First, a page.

All the best.
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      02-12-2014, 10:20 PM   #112
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Quote:
Originally Posted by tony20009 View Post
That sort of depends on the bank.
i really appreciate your feedback. great info
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      02-20-2014, 09:56 AM   #113
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I think 500- 1k is good respectable/affordable ranges for the watch (next step up is Tag Heuer for 1-3k) and Shinola is very good one.
All handmade in Detroit. Possible future collector's items.

http://www.shinola.com/shop/watches/...lable-now.html
http://www.shinola.com/our-story
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      02-20-2014, 02:32 PM   #114
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That Cartier Tank is on my wish-list. I've been reducing my watch collection lately, but that one might find a way into my collection some day...
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      02-23-2014, 11:16 AM   #115
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Shinola. Detroit made...
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      02-23-2014, 11:33 AM   #116
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Quote:
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Shinola. Detroit made...
Why name it that? So it reminds you of shit?
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      02-23-2014, 11:48 AM   #117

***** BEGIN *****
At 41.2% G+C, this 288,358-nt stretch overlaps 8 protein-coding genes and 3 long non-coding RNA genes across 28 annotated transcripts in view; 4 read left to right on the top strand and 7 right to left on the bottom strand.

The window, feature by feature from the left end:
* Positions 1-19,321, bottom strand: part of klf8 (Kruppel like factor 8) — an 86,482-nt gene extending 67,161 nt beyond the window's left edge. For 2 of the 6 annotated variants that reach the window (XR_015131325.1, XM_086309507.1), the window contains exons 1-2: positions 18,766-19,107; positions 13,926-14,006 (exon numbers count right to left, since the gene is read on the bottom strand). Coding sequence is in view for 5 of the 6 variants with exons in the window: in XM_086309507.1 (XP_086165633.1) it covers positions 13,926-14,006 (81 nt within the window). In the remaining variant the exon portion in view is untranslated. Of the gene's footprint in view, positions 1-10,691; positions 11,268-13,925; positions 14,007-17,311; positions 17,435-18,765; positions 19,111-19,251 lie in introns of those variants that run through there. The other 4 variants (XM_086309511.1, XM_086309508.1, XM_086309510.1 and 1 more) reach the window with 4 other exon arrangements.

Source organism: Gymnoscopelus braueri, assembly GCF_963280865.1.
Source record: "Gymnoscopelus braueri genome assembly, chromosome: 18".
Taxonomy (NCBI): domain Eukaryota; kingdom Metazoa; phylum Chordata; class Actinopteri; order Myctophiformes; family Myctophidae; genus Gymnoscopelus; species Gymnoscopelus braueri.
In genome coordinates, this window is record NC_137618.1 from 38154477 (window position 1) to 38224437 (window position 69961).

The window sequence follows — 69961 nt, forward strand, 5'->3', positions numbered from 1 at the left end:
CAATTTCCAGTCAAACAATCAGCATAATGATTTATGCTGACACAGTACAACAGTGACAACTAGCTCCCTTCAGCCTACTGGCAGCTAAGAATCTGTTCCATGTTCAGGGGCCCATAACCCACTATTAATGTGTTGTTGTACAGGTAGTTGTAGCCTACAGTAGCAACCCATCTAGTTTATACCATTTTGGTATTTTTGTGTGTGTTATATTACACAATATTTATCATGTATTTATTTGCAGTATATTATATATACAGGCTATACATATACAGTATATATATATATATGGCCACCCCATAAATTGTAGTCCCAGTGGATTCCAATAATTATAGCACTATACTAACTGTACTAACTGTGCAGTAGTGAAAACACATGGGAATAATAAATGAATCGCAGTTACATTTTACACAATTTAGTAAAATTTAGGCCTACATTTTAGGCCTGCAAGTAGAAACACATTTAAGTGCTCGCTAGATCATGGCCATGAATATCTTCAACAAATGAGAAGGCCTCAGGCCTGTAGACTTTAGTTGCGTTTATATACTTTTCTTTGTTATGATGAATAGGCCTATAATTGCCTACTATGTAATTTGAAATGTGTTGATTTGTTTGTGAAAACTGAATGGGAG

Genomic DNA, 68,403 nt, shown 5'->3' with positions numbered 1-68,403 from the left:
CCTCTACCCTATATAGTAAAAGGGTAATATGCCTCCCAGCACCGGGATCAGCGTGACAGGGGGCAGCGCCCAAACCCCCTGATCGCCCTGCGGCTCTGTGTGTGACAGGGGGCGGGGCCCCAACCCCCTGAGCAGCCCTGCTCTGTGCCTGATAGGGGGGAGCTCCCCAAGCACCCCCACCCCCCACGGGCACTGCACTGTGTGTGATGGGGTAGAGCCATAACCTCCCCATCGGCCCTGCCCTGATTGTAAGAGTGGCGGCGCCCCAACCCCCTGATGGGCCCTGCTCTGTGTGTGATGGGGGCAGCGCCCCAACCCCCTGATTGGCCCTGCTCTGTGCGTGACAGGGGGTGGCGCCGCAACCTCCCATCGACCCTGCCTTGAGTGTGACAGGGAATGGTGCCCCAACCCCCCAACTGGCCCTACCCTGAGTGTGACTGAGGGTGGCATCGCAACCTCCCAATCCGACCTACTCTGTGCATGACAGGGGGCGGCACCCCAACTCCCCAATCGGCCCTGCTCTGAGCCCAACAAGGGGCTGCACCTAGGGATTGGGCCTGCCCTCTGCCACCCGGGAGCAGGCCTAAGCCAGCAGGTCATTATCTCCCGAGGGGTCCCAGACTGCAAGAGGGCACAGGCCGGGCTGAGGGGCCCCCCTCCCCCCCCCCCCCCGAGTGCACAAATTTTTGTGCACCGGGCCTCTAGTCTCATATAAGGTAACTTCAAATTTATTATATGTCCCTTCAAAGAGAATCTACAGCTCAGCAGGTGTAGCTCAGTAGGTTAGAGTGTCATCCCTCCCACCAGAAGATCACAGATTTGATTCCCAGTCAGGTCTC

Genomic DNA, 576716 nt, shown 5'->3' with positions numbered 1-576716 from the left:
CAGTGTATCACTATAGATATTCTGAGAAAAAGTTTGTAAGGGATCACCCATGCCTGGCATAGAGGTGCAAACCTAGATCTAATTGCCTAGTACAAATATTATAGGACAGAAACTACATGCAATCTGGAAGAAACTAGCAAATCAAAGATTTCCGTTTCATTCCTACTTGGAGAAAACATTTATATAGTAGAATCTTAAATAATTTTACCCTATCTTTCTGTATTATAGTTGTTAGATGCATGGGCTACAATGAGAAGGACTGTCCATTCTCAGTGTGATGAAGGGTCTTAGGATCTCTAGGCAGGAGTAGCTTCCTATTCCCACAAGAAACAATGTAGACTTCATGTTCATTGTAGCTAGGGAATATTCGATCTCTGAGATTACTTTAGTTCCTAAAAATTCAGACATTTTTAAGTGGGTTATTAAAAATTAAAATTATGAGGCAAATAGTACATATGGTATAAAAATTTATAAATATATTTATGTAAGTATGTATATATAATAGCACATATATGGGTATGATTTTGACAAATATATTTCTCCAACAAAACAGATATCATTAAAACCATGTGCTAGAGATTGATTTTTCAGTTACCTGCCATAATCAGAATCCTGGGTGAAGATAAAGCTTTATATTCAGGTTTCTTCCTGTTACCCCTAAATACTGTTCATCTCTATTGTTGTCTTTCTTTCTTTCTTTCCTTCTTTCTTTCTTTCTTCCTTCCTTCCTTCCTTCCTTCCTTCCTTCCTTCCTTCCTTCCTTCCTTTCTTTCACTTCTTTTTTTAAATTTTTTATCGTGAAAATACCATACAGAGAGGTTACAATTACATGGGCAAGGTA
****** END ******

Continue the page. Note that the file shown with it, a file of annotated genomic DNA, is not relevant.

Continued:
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Quote:
Originally Posted by 1MOREMOD View Post
Why name it that? So it reminds you of shit?
LOL. I agree. They make bikes and bags/backpacks & other stuff besides watches, too. Aside from the name, they've actually got some pretty nice looking watches. I like this one:

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      03-11-2014, 05:54 PM   #118
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Quote:
Originally Posted by owen2001 View Post
LOL. I agree. They make bikes and bags/backpacks & other stuff besides watches, too. Aside from the name, they've actually got some pretty nice looking watches. I like this one:

Detroit is very proud of Shinola so city even asked them to make street clocks.
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      03-11-2014, 07:09 PM   #119
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Oris and Ball also make fantastic Swiss watches that start at less than a grand. Be careful though, an Oris F1 Williams started me on my voyage that led me to financial ruin!

If you're looking for less, Tissot and Seiko make excellent starter watches. Good luck and happy hunting!